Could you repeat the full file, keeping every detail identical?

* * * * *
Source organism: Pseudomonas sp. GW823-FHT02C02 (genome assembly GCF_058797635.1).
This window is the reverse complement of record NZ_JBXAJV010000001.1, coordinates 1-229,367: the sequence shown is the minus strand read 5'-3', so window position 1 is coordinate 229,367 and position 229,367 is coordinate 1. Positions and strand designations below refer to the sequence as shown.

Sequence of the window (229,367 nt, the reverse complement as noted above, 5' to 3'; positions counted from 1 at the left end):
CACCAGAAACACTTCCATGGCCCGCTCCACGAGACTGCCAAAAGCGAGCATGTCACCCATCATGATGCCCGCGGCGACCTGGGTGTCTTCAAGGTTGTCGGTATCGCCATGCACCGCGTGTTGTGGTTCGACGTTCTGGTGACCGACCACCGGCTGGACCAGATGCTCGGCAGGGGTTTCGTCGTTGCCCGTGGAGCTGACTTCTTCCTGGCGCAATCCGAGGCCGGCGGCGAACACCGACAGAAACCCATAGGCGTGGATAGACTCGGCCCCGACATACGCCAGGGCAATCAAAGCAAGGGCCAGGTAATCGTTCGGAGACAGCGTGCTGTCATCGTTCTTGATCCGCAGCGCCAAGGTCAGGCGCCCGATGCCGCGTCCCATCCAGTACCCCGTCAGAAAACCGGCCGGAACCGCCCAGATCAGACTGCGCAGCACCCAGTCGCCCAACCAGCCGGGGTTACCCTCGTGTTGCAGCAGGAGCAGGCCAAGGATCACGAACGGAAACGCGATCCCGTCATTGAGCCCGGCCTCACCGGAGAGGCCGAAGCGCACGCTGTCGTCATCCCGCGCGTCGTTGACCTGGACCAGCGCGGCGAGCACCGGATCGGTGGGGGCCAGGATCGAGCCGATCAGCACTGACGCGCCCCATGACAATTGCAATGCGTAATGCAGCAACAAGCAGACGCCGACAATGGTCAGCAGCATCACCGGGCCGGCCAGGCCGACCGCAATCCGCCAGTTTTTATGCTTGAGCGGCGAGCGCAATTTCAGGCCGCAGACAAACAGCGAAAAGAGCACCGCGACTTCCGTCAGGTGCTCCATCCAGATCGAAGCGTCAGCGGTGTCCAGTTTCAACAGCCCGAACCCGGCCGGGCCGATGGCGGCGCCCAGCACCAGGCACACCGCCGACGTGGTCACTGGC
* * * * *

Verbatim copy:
Source organism: Pseudomonas sp. GW823-FHT02C02 (genome assembly GCF_058797635.1).
This window is the reverse complement of record NZ_JBXAJV010000001.1, coordinates 1-229,367: the sequence shown is the minus strand read 5'-3', so window position 1 is coordinate 229,367 and position 229,367 is coordinate 1. Positions and strand designations below refer to the sequence as shown.

Sequence of the window (229,367 nt, the reverse complement as noted above, 5' to 3'; positions counted from 1 at the left end):
CACCAGAAACACTTCCATGGCCCGCTCCACGAGACTGCCAAAAGCGAGCATGTCACCCATCATGATGCCCGCGGCGACCTGGGTGTCTTCAAGGTTGTCGGTATCGCCATGCACCGCGTGTTGTGGTTCGACGTTCTGGTGACCGACCACCGGCTGGACCAGATGCTCGGCAGGGGTTTCGTCGTTGCCCGTGGAGCTGACTTCTTCCTGGCGCAATCCGAGGCCGGCGGCGAACACCGACAGAAACCCATAGGCGTGGATAGACTCGGCCCCGACATACGCCAGGGCAATCAAAGCAAGGGCCAGGTAATCGTTCGGAGACAGCGTGCTGTCATCGTTCTTGATCCGCAGCGCCAAGGTCAGGCGCCCGATGCCGCGTCCCATCCAGTACCCCGTCAGAAAACCGGCCGGAACCGCCCAGATCAGACTGCGCAGCACCCAGTCGCCCAACCAGCCGGGGTTACCCTCGTGTTGCAGCAGGAGCAGGCCAAGGATCACGAACGGAAACGCGATCCCGTCATTGAGCCCGGCCTCACCGGAGAGGCCGAAGCGCACGCTGTCGTCATCCCGCGCGTCGTTGACCTGGACCAGCGCGGCGAGCACCGGATCGGTGGGGGCCAGGATCGAGCCGATCAGCACTGACGCGCCCCATGACAATTGCAATGCGTAATGCAGCAACAAGCAGACGCCGACAATGGTCAGCAGCATCACCGGGCCGGCCAGGCCGACCGCAATCCGCCAGTTTTTATGCTTGAGCGGCGAGCGCAATTTCAGGCCGCAGACAAACAGCGAAAAGAGCACCGCGACTTCCGTCAGGTGCTCCATCCAGATCGAAGCGTCAGCGGTGTCCAGTTTCAACAGCCCGAACCCGGCCGGGCCGATGGCGGCGCCCAGCACCAGGCACACCGCCGACGTGGTCACTGGC